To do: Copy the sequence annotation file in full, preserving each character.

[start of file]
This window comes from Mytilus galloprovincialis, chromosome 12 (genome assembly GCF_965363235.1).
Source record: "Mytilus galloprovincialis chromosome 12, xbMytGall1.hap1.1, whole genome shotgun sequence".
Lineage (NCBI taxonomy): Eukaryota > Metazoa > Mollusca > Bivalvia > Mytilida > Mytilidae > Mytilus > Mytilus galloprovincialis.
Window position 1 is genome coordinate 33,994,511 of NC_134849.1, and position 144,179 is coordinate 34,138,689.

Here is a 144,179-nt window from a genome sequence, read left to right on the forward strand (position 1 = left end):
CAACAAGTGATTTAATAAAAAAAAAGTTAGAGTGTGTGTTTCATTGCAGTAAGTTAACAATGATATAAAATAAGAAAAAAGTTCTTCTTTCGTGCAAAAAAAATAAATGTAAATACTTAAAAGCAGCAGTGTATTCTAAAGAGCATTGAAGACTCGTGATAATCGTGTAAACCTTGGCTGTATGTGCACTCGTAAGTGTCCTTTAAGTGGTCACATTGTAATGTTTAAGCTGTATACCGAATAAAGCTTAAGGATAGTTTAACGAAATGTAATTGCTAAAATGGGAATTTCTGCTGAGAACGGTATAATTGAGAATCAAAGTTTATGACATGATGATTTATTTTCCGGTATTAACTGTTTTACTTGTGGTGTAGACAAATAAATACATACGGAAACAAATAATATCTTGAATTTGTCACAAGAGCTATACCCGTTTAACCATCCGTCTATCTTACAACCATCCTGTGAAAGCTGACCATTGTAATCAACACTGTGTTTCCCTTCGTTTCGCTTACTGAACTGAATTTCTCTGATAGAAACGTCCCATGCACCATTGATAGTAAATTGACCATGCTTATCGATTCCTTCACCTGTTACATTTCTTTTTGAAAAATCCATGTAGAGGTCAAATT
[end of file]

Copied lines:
This window comes from Mytilus galloprovincialis, chromosome 12 (genome assembly GCF_965363235.1).
Source record: "Mytilus galloprovincialis chromosome 12, xbMytGall1.hap1.1, whole genome shotgun sequence".
Lineage (NCBI taxonomy): Eukaryota > Metazoa > Mollusca > Bivalvia > Mytilida > Mytilidae > Mytilus > Mytilus galloprovincialis.
Window position 1 is genome coordinate 33,994,511 of NC_134849.1, and position 144,179 is coordinate 34,138,689.

Here is a 144,179-nt window from a genome sequence, read left to right on the forward strand (position 1 = left end):
CAACAAGTGATTTAATAAAAAAAAAGTTAGAGTGTGTGTTTCATTGCAGTAAGTTAACAATGATATAAAATAAGAAAAAAGTTCTTCTTTCGTGCAAAAAAAATAAATGTAAATACTTAAAAGCAGCAGTGTATTCTAAAGAGCATTGAAGACTCGTGATAATCGTGTAAACCTTGGCTGTATGTGCACTCGTAAGTGTCCTTTAAGTGGTCACATTGTAATGTTTAAGCTGTATACCGAATAAAGCTTAAGGATAGTTTAACGAAATGTAATTGCTAAAATGGGAATTTCTGCTGAGAACGGTATAATTGAGAATCAAAGTTTATGACATGATGATTTATTTTCCGGTATTAACTGTTTTACTTGTGGTGTAGACAAATAAATACATACGGAAACAAATAATATCTTGAATTTGTCACAAGAGCTATACCCGTTTAACCATCCGTCTATCTTACAACCATCCTGTGAAAGCTGACCATTGTAATCAACACTGTGTTTCCCTTCGTTTCGCTTACTGAACTGAATTTCTCTGATAGAAACGTCCCATGCACCATTGATAGTAAATTGACCATGCTTATCGATTCCTTCACCTGTTACATTTCTTTTTGAAAAATCCATGTAGAGGTCAAATT